This time of year, everyone’s talking about one thing: how much collective weight we put on in December. (I know I did my part.) On a related note, they’re also talking about New Year’s Resolutions or NYRs as no one calls them.
The thing I like about NYRs is that they’re cheap. To quote Jim Belushi in Animal House who was talking about beer, “Don’t cost nothing.”The same is true of NYRs. These things are absolutely free and only as limited as your willingness to dream them up.
Except research shows only 75% of people make it one week with their NYR. One week?! I think I could fast a whole week without too much trouble. I mean, I don’t know for sure. But it is just a week?! I’m absolutely certain I could talk about fasting for a week. Is that the same thing?
According to the experts, there are many reasons people don’t stick to their NYRs but my favorite has to be overconfidence. As someone who enjoys comedy, there’s nothing funnier than the over confident. Hubris is wonderful. I say, the more overconfident people out there the better. Think of the direct relationship between the self-centered, overconfident jerk at the market and the ridiculous amount of joy one feels when he slips on a sheet of ice and falls on his butt.
But I, too, am a man. I, too, have hubris. I mean, I write a column for crying out loud. And so, though I clearly think very highly of my thoughts, I wonder if they can even better in 2023.
In general, I am not big on NYRs. Because if you think of something you can work on in, say, March, why would you wait till the new year to start it? You know, I suppose I could be a better person starting now, but maybe I’ll wait till the ball drops in Times Square?! Every single day of your life is time for a NYR if you’ve found one that makes sense.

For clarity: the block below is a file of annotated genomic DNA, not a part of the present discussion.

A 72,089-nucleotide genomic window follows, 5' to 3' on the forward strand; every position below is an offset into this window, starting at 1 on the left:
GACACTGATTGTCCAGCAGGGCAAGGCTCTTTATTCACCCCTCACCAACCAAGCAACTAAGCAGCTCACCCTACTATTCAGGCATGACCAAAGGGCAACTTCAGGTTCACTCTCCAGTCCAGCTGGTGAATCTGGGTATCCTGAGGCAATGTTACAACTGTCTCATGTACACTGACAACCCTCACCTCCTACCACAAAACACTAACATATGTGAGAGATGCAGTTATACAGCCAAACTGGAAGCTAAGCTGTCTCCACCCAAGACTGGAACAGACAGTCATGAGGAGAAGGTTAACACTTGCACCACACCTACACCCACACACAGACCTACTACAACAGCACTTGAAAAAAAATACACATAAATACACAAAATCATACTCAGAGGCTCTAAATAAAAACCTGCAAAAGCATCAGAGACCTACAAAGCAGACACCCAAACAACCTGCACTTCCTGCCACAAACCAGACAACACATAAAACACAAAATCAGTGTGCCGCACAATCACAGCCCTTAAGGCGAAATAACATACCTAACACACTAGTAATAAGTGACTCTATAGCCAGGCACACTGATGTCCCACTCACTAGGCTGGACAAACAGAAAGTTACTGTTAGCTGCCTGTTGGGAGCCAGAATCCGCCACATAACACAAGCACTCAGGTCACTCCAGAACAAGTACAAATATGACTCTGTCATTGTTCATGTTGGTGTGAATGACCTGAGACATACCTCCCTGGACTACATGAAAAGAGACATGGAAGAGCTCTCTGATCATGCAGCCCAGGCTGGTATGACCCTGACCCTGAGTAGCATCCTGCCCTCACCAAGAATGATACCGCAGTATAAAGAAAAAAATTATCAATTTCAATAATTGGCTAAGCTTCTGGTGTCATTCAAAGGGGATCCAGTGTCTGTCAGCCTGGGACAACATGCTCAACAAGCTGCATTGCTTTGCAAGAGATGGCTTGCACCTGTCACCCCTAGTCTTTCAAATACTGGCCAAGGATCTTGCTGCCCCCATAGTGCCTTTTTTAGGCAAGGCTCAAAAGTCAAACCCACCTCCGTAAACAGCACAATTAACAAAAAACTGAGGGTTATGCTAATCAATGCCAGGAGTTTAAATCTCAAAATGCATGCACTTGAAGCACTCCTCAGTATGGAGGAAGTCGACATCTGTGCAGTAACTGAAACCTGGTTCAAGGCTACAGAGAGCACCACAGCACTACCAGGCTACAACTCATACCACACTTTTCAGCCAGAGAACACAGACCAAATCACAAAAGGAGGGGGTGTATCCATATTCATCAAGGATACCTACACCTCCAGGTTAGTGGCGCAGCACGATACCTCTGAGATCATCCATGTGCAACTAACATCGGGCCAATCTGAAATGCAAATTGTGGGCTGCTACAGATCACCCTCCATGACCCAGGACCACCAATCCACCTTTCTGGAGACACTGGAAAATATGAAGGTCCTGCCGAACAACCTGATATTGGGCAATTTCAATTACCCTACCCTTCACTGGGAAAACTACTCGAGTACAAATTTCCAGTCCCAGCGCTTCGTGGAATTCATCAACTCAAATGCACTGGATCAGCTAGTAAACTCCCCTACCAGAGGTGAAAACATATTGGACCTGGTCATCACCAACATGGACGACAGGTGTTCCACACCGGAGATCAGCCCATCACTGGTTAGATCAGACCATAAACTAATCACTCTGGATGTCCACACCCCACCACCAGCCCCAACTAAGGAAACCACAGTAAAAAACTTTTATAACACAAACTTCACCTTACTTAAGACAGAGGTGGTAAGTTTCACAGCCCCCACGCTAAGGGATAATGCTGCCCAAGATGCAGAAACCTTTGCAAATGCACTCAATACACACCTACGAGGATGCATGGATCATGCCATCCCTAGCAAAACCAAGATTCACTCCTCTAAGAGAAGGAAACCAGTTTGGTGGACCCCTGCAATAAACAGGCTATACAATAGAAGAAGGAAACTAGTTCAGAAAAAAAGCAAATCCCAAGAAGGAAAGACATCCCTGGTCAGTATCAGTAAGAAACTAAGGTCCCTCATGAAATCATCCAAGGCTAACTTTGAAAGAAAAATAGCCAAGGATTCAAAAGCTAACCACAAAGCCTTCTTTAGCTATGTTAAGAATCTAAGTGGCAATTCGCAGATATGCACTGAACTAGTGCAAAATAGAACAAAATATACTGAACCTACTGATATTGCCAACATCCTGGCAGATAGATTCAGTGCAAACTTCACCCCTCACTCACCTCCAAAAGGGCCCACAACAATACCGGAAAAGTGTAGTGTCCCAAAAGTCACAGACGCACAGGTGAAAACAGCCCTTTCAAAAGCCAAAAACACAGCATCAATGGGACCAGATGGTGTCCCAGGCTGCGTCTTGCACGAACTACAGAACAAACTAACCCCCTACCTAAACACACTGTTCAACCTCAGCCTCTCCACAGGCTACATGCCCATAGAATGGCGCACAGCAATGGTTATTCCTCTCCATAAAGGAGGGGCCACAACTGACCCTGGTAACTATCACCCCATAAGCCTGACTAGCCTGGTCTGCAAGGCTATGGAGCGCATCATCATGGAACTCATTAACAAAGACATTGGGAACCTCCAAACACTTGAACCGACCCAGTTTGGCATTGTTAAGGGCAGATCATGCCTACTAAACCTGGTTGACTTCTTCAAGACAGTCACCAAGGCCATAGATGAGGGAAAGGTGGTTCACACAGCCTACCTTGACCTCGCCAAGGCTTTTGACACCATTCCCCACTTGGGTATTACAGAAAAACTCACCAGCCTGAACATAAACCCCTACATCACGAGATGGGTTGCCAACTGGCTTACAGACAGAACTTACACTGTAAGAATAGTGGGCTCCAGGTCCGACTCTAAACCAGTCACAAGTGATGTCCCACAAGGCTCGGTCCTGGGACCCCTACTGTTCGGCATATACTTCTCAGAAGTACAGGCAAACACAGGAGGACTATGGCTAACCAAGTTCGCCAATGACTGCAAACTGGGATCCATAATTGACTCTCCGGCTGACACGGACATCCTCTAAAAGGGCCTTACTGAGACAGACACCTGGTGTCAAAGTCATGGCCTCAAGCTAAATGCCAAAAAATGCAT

On the other hand, the timing of this New Years is, at the moment, conveniently approaching. And I like bandwagons. I like the word ‘bandwagons. I like watching bandwagons. Best of all, I like jumping on bandwagons. Thus, I give you… my NYRs.
In 2023, I resolve to make more mischief. Make no mistake about it. I already make mischief. And, depending on who you ask, the mischief I make is nice. Some people even say, when it comes to making mischief, I am, well, elite. I appreciate the acknowledgement. But the thing that makes someone elite is their willingness to continually work at it. That is how I feel about mischief. I do not want rest on my laurels. I’d prefer, like a true mischief maker, to rest on someone else’s laurels. In fact, if I could rest on anyone’s laurels, the laurels I’d rest on belong to Groucho Marx. That guy could make mischief. He made mischief in vaudeville, radio, and moving pictures. He could make mischief with the written word and in song form. Groucho seemed all too aware that mischief does not make itself and thus committed himself completely to making mischief every day of his life. Groucho did not rest on his laurels. That’s why, in 2023, I will.
In 2023 I resolve to make more jokes at the expense of children. Sure, I made plenty of jokes at the expense of children in 2022 and, yes, they went over big. But the thing I’m realizing now is that there’s always room for more jokes at the expense of children. Of course, we might remember what WC Fields said about children, “Anyone who hates children and dogs can’t be all bad.” Yes, he was just joking. But look how he brought the house down. I’m telling you, the more jokes at the expense of children the better.
In 2022, I wrote many jokes about golf and pickleball that rankled many that, for some reason, are fond of those activities. Readers wrote responses in protest. One even challenged me to a round of golf which sounded funny, so I accepted. While the experience was not devoid of all pleasantness (I very much enjoyed the visceral combination of expletives that shot out of one’s mouth after a shank), it did nothing to convince me to stop making jokes about golf. Look. If golfers and pickleballers take themselves so seriously that they can’t take a joke, then count me in again for more jokes about them in 2023.
A year is a long time. There’s room for all kinds of kinds of resolutions. But the thing to remember about New Year’s Resolutions is that they don’t actually require much resolve. Most NYRs last 4-6 weeks. So, if you find yourself struggling to keep up, don’t worry, don’t stress. Just jump ship. There’s always next year.